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From Saudi creative scene, Filipina flight attendant embarks on international art career
MANILA: When the coronavirus pandemic brought international travel to a halt, Erika Cadiz stayed behind in Saudi Arabia instead of returning to the Philippines — a decision that soon paid off with her childhood career dream coming true.
Raised in the suburbs of Bataan, a province 120 km from the Philippine capital, Cadiz became a flight attendant with a Saudi-based airline in 2017.
She would divide her life between Manila and the Middle East until coronavirus health restrictions shut air travel worldwide and forced her to choose only one of them. She chose the unknown and risked it all to join the art scene, which she saw thriving in Saudi Arabia.
“I’ve always loved art growing up, but it wasn’t something I ever thought I’d build a career in. I used to think that as much as I dreamed of becoming a painter, it was something I had to set aside temporarily because it wouldn’t put food on the table,” Cadiz told Arab News.
In February 2021, she converted her bedroom in Riyadh into an art studio and began selling small paintings on social media.
Initially, she had no contacts in the industry or local galleries, but local artists supported her foray into the art world and offered advice.
“In a place where art is booming, everyone is excited to see your art. Although contemporary art is considered new in Saudi Arabia, the art scene is very vibrant, hip, rich, and the artists’ community is open to everyone regardless of where you are from,” she said.
“I’ve met people who are way ahead of me in the industry and really uplift me and support me in every way possible. A lot of galleries hold exhibits that are open to expats. They openly support diversity.”
Just a month after setting up her home studio, she earned the opportunity to exhibit her work for the first time alongside other new artists at the Atoze Art Exhibition by Mawhub Arts Gallery in Riyadh.
“A good friend of mine tagged me online and pushed me to participate. I remember I had a week to produce five paintings,” she said.
Her successful first showing opened the doors for other opportunities, which included the Kulay Pinay (Filipina Colors) exhibition organized by the Philippine Embassy in Riyadh, and the Saudi National Day Art Exhibition at the Royal Saudi Air Force Museum.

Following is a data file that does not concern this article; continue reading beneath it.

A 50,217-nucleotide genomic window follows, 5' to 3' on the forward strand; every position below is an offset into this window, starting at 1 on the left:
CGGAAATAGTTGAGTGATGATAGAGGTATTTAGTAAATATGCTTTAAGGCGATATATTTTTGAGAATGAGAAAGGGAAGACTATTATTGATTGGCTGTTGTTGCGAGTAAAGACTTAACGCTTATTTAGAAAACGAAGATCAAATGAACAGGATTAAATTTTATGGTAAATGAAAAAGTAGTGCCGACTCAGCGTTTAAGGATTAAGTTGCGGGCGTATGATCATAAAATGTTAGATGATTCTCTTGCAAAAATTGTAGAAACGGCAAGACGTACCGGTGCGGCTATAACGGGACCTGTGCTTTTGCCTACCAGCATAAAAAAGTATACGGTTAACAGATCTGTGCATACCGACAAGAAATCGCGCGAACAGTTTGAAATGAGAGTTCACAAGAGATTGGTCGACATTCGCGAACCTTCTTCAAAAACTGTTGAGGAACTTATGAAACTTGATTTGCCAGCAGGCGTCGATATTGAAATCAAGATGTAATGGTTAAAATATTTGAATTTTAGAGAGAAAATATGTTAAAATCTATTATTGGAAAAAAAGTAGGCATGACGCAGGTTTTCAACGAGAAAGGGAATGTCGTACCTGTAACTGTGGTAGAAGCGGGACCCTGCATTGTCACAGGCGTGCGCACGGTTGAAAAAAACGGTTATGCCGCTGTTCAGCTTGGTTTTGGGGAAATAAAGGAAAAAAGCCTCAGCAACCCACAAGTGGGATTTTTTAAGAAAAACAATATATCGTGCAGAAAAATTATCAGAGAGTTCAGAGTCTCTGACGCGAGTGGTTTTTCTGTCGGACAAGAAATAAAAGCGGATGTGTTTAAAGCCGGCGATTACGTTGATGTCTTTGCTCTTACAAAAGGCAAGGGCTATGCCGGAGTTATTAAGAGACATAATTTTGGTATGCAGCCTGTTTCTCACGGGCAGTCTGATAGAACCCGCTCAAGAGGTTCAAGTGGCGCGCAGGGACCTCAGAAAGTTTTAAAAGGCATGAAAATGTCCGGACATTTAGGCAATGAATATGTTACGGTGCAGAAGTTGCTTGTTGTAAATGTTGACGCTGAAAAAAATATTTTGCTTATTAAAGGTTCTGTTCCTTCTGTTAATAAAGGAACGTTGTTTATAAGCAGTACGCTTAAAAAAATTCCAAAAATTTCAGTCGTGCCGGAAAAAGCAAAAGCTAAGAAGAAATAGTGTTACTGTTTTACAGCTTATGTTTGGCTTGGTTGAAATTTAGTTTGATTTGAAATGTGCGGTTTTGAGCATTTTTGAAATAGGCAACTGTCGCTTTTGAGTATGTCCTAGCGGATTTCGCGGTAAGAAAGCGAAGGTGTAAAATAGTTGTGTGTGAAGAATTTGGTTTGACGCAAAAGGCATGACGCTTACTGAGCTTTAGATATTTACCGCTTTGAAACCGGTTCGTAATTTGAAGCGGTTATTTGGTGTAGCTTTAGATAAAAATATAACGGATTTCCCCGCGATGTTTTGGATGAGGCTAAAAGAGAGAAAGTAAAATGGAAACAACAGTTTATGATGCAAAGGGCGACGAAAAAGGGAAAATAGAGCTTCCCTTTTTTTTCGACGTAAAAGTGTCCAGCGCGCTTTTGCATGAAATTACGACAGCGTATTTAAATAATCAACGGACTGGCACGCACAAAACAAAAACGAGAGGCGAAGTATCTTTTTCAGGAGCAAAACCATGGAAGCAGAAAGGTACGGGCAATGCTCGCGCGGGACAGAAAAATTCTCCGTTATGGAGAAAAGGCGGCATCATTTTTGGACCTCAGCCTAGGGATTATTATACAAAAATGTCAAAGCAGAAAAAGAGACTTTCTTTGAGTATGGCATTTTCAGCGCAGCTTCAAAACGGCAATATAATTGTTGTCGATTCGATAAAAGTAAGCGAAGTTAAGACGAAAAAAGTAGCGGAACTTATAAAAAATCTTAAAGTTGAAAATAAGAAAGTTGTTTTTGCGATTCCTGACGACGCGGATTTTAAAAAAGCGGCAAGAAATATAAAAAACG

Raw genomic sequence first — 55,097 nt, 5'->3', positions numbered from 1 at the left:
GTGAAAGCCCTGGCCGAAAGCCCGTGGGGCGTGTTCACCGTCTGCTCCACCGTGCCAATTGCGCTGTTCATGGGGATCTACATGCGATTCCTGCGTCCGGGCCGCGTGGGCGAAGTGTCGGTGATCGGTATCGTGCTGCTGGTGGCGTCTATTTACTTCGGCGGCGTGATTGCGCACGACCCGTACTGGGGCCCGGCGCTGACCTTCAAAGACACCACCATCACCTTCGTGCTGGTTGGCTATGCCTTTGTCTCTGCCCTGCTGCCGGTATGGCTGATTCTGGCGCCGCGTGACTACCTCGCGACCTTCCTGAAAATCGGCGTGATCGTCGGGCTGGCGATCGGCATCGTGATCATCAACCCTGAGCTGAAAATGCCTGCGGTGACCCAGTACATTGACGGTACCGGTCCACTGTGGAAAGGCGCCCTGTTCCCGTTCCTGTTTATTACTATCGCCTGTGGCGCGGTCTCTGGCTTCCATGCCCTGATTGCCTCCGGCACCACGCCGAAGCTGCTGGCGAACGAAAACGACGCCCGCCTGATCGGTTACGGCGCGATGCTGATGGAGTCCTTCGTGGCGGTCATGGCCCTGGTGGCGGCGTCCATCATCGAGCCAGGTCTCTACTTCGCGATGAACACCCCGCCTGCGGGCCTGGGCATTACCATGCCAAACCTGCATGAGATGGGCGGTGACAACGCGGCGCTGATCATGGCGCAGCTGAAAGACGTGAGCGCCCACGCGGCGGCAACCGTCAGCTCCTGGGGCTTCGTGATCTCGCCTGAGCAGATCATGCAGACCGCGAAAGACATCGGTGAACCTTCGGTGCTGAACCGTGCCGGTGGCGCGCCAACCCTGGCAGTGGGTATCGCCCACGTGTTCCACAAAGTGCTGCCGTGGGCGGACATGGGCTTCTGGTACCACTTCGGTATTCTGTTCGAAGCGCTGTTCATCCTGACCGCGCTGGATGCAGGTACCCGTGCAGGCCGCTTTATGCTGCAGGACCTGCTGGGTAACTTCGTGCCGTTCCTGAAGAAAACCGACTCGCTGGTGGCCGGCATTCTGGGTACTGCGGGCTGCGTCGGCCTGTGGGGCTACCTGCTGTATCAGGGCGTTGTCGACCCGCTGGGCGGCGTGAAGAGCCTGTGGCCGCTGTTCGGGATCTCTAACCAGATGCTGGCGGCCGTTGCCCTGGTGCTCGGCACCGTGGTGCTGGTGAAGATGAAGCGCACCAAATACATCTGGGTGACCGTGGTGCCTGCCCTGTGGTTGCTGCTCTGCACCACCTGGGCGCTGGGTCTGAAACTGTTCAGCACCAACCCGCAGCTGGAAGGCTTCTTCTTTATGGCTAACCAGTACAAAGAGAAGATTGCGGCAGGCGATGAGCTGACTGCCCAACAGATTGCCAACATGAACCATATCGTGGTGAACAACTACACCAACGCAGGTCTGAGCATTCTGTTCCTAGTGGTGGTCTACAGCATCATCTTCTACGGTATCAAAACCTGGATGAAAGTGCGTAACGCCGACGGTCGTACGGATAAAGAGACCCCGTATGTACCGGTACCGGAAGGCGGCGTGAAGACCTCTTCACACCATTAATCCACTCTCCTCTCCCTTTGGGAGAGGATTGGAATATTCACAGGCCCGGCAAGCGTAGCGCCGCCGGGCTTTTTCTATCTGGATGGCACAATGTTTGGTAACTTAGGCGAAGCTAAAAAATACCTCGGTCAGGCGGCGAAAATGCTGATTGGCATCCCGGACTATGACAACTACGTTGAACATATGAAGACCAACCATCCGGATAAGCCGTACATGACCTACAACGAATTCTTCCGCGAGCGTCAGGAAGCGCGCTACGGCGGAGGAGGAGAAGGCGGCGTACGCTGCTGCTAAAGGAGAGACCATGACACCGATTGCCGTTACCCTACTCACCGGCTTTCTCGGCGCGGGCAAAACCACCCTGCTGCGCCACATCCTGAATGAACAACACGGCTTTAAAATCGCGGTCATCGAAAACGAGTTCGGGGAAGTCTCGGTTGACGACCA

Curators took note of her work, quickly paving the way for her to showcase it abroad.
Her first international appearance was at the Dynamic Correspondence exhibition in Bologna.
“It was only a dream of mine to see my paintings hung on a wall in Italy,” she said, describing the experience as “surreal,” given that it happened only a few months after she entered the art scene.
Soon, she also found herself in Venice and Rome, where she participated in the Rome International Art Fair.
She also started receiving offers for commissioned art pieces from clients drawn to her colorful style, which she describes as “the intersection of retro realism and expressionism,” inspired by her travels and experiences as a woman in her new homeland.
“Since I moved to Saudi Arabia, I witnessed all the societal changes. Now women are given more opportunities in their chosen career, an advocacy I deeply support,” she said.
“The fact that I am from the Philippines and a woman able to excel in the field of arts in another country, especially in the Middle East, is something I am proud of.”
She has embraced both of her identities: as a Filipina and as a resident of Saudi Arabia.
“I have become my most independent self in the Middle East. I moved not knowing anyone. I didn’t have any family,” she said.
“The difficulties that I went through have shaped me to become my most authentic self, both as a person and as a creative.”
After years, Cadiz is again able to divide her time between the two homelands. Now, however, she is also able to fully pursue her new career, as she ventures into the art scene of her motherland with an apprenticeship in art gallery management in Manila, while also maintaining her main studio in Riyadh.
“It makes me feel mobile as an artist, and that is my dream — to not restrict myself as an artist. I want to be able to represent different cultures as I grow in this industry,” she said.
“I have two homes in my heart as an artist. I bring the Philippines and Saudi Arabia with me everywhere.”